The Fichtean Curve: Story Structure Guide

POSTED ON Apr 4, 2024

Elena Rapovets

Written by Elena Rapovets

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There’s nothing new under the sun, and all great stories boil down to the same basic plot structure: there’s a conflict, it builds up to a high point, and eventually, one way or another, it gets resolved. 

However, there are different ways to engage your readers. The Fichtean Curve is one storytelling method that skips exposition and throws characters right into the action.

In this article, we’ll look into what exactly this storytelling framework is, how it’s different from other approaches, and how effective it is.

Introduction to the Fichtean Curve

The origin of the term “Fichtean Curve” is quite intriguing. It was introduced in 1983 by novelist and creative writing teacher John Gardner in his book The Art of Fiction: Notes on Craft for Young Writers. In the book, he discusses the “Fichtean Curve” as a model for plotting a novel, attributing it to the 18th-century philosopher Johann Gottlieb Fichte.

However, Fichte’s work was unrelated to storytelling or narrative research, and experts on Fichte agree that the German philosopher probably had nothing to do with this concept. The true origin remains a mystery since Gardner does not mention a specific source.

Despite this, the story structure described as the Fichtean Curve is still effective. Many forms of storytelling use it, including books, movies, and even video games. 

The concept of starting a story in the middle of the action, known as in media res, is often a hallmark of the Fichtean Curve story structure. Characters find themselves in a crisis from the very start, and as one crisis begins to resolve, a bigger crisis emerges, followed by the next, and so on—until the story reaches its biggest crisis, aka the climax.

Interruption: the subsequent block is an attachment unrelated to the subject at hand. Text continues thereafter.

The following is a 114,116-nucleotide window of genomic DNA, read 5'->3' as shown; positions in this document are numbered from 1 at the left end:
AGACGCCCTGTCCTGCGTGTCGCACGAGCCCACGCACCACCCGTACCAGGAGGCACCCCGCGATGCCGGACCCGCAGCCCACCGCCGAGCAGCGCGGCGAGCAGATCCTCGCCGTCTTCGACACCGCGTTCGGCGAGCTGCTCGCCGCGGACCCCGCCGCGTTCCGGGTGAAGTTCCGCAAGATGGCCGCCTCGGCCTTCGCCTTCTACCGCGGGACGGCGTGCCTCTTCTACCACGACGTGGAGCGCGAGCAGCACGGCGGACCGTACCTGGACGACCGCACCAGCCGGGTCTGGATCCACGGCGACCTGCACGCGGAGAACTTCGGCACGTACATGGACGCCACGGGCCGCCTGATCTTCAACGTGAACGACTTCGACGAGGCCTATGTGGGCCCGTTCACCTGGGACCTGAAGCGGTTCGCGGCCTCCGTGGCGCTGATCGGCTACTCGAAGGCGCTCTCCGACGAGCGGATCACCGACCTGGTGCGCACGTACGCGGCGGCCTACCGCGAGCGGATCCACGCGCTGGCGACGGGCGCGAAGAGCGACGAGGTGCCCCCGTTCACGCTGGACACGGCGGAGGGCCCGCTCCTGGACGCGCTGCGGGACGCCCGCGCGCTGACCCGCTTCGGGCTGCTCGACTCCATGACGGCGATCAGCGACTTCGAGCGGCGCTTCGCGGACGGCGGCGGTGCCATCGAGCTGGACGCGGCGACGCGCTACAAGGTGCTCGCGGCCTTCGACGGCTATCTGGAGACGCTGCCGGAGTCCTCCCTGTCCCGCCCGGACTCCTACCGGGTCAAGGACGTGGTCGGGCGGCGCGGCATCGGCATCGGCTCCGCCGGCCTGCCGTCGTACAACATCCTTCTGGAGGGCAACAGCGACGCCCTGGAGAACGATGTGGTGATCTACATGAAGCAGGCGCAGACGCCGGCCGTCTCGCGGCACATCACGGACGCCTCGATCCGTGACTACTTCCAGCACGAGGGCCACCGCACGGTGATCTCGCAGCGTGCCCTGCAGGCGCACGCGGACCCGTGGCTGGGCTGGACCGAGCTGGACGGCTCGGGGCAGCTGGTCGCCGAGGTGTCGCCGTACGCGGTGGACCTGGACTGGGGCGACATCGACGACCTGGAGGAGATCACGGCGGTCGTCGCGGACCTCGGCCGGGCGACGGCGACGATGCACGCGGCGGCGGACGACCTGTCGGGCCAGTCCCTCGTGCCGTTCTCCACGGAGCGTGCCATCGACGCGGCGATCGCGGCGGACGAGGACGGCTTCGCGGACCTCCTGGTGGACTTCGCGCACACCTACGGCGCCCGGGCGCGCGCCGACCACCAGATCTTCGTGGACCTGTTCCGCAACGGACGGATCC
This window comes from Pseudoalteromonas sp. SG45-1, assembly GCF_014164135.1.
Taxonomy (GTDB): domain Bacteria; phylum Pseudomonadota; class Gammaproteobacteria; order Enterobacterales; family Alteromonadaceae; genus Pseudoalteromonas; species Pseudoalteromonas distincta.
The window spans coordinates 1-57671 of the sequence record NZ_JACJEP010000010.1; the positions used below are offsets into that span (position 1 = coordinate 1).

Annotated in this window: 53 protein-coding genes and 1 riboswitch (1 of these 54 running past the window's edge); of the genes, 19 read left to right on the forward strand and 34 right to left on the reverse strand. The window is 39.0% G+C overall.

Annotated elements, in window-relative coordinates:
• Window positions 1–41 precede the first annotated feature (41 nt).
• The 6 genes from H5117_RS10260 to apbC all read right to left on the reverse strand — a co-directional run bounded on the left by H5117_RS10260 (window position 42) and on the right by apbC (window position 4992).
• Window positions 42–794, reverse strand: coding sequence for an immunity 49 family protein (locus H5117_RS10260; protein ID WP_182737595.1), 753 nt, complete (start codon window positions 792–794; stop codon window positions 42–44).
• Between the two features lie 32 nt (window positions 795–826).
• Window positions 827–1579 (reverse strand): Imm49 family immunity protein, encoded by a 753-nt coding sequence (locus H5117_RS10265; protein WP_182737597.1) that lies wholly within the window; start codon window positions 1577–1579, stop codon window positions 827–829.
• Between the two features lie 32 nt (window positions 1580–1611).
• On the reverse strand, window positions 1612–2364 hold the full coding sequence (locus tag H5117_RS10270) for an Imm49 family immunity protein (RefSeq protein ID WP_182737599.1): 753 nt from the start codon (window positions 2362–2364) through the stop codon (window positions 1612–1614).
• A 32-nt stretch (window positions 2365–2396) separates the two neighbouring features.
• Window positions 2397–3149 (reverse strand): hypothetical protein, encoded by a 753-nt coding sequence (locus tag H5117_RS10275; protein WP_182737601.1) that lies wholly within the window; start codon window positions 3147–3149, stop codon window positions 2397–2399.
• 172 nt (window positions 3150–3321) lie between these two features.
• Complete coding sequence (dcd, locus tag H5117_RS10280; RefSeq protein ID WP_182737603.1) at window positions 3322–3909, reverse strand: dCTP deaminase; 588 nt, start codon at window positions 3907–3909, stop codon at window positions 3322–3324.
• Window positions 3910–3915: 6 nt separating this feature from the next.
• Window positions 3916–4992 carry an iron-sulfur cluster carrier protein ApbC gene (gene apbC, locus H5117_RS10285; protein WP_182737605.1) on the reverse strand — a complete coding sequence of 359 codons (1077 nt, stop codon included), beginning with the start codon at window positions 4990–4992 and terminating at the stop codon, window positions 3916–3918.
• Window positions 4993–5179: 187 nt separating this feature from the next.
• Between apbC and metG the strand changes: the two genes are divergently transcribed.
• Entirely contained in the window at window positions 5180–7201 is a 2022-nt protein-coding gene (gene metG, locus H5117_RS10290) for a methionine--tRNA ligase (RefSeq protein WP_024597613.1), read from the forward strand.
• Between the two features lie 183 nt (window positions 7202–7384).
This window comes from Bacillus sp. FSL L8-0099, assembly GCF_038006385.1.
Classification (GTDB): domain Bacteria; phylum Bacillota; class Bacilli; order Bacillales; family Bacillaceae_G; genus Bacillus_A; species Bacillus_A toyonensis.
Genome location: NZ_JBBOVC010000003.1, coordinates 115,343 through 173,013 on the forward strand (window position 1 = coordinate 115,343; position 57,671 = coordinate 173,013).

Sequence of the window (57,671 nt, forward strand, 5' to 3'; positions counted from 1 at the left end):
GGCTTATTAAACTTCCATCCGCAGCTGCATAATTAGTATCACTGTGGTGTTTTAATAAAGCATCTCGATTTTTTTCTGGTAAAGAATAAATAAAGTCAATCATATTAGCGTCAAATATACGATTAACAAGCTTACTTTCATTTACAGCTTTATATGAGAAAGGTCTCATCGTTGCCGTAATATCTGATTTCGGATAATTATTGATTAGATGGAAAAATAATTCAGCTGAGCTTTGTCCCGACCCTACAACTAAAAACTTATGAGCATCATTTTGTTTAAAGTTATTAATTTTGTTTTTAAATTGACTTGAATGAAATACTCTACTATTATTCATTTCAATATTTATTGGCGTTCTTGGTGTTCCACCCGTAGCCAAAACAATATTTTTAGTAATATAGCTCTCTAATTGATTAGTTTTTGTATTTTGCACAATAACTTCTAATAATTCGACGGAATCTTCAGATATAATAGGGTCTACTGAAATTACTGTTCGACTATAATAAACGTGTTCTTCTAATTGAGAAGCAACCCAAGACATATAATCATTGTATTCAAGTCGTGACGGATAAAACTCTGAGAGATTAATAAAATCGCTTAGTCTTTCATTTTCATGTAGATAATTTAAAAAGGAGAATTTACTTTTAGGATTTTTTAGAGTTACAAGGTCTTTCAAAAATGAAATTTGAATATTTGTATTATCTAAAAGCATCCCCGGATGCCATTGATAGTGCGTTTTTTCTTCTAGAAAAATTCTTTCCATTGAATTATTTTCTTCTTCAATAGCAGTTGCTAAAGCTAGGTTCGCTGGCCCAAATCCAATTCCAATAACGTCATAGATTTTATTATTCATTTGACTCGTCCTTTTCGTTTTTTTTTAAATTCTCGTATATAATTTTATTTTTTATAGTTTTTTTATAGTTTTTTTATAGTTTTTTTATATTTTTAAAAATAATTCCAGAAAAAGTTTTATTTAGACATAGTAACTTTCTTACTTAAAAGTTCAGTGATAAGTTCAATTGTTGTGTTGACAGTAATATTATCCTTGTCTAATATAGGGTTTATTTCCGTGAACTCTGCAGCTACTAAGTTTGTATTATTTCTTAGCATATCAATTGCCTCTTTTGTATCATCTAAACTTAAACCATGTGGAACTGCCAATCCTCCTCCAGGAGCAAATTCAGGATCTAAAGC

This plot structure keeps readers engaged right from the start of the story. The resolution usually happens quickly; you won’t find multiple endings like in “The Lord of the Rings.”

Fichtean curve - illustrative picture of waves getting higher, each crest representing a story climax

Understanding the Three Key Stages of the Fichtean Curve

Rising Action

At its heart, the Fichtean Curve starts stories in the thick of things. Instead of beginning with a long introduction, it drops us right into a moment of crisis or conflict. This grabs readers’ attention and sets the pace for what’s to come.

The nature of the first crisis, or the inciting incident, can differ from genre to genre, reflecting unique concerns, settings, and emotional landscapes. Let’s have a closer look at some examples:


In fantasy, crises often involve elements of the supernatural, epic quests, or battles between good and evil. For example, A Game of Thrones, the first book of A Song of Ice and Fire, starts with men of the Night’s Watch facing terrifying creatures beyond the Wall. The crisis can also be internal, like the political conflict between the noble houses that follow.